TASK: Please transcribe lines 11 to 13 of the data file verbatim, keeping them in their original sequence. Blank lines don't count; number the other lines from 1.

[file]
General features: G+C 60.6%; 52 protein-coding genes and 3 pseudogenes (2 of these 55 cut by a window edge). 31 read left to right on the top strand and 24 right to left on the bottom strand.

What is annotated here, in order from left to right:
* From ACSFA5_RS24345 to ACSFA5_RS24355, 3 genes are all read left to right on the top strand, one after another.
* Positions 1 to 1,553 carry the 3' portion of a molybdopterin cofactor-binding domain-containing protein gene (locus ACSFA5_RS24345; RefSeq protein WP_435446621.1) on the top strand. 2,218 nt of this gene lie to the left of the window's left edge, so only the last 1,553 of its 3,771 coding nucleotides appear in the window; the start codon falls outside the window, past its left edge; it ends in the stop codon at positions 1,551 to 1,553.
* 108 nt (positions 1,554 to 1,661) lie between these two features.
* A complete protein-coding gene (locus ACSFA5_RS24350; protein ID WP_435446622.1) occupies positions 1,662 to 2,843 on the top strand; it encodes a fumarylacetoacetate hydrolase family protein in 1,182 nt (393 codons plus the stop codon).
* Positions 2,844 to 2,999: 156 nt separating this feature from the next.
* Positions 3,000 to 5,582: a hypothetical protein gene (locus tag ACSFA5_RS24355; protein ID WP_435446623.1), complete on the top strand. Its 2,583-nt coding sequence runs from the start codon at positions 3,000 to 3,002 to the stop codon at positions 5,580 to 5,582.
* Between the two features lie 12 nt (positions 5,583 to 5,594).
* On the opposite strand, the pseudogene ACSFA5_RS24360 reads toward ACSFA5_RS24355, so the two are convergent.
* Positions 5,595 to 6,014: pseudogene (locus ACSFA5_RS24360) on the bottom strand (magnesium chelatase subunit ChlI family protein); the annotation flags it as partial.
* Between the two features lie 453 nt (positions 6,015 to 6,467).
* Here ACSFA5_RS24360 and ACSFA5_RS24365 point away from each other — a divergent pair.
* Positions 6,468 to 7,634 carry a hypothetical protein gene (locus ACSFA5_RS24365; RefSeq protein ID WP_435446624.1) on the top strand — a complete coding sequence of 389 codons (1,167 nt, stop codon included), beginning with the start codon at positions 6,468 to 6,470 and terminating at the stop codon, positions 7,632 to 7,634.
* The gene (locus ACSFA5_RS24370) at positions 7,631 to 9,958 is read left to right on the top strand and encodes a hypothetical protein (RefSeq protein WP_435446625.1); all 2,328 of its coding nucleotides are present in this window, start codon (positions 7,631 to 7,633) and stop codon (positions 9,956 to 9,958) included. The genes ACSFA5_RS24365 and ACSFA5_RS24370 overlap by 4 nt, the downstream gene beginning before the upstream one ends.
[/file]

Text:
* Positions 5,595 to 6,014: pseudogene (locus ACSFA5_RS24360) on the bottom strand (magnesium chelatase subunit ChlI family protein); the annotation flags it as partial.
* Between the two features lie 453 nt (positions 6,015 to 6,467).
* Here ACSFA5_RS24360 and ACSFA5_RS24365 point away from each other — a divergent pair.